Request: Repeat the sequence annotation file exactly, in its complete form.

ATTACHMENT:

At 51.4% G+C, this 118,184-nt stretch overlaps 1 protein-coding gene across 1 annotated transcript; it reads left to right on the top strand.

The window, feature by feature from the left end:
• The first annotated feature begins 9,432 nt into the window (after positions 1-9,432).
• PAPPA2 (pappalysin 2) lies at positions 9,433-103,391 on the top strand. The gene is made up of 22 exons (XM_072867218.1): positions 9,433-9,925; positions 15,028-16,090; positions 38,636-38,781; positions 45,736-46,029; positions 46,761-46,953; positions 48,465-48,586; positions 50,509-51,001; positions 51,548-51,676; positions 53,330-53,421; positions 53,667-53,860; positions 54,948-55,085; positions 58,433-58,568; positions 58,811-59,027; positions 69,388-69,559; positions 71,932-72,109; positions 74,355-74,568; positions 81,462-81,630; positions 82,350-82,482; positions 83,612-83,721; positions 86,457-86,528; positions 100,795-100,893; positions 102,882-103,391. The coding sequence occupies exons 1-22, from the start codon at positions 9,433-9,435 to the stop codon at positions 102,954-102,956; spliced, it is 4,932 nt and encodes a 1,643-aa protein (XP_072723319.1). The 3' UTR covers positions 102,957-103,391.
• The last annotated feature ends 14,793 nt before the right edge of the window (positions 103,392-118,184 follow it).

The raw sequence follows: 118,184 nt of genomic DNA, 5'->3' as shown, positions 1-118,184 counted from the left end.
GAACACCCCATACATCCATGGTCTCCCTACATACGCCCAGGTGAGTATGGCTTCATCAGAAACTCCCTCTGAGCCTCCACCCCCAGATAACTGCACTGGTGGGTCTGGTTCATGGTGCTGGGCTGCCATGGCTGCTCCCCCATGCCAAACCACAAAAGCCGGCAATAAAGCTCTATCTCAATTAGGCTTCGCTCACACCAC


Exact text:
At 51.4% G+C, this 118,184-nt stretch overlaps 1 protein-coding gene across 1 annotated transcript; it reads left to right on the top strand.

The window, feature by feature from the left end:
• The first annotated feature begins 9,432 nt into the window (after positions 1-9,432).
• PAPPA2 (pappalysin 2) lies at positions 9,433-103,391 on the top strand. The gene is made up of 22 exons (XM_072867218.1): positions 9,433-9,925; positions 15,028-16,090; positions 38,636-38,781; positions 45,736-46,029; positions 46,761-46,953; positions 48,465-48,586; positions 50,509-51,001; positions 51,548-51,676; positions 53,330-53,421; positions 53,667-53,860; positions 54,948-55,085; positions 58,433-58,568; positions 58,811-59,027; positions 69,388-69,559; positions 71,932-72,109; positions 74,355-74,568; positions 81,462-81,630; positions 82,350-82,482; positions 83,612-83,721; positions 86,457-86,528; positions 100,795-100,893; positions 102,882-103,391. The coding sequence occupies exons 1-22, from the start codon at positions 9,433-9,435 to the stop codon at positions 102,954-102,956; spliced, it is 4,932 nt and encodes a 1,643-aa protein (XP_072723319.1). The 3' UTR covers positions 102,957-103,391.
• The last annotated feature ends 14,793 nt before the right edge of the window (positions 103,392-118,184 follow it).

The raw sequence follows: 118,184 nt of genomic DNA, 5'->3' as shown, positions 1-118,184 counted from the left end.
GAACACCCCATACATCCATGGTCTCCCTACATACGCCCAGGTGAGTATGGCTTCATCAGAAACTCCCTCTGAGCCTCCACCCCCAGATAACTGCACTGGTGGGTCTGGTTCATGGTGCTGGGCTGCCATGGCTGCTCCCCCATGCCAAACCACAAAAGCCGGCAATAAAGCTCTATCTCAATTAGGCTTCGCTCACACCAC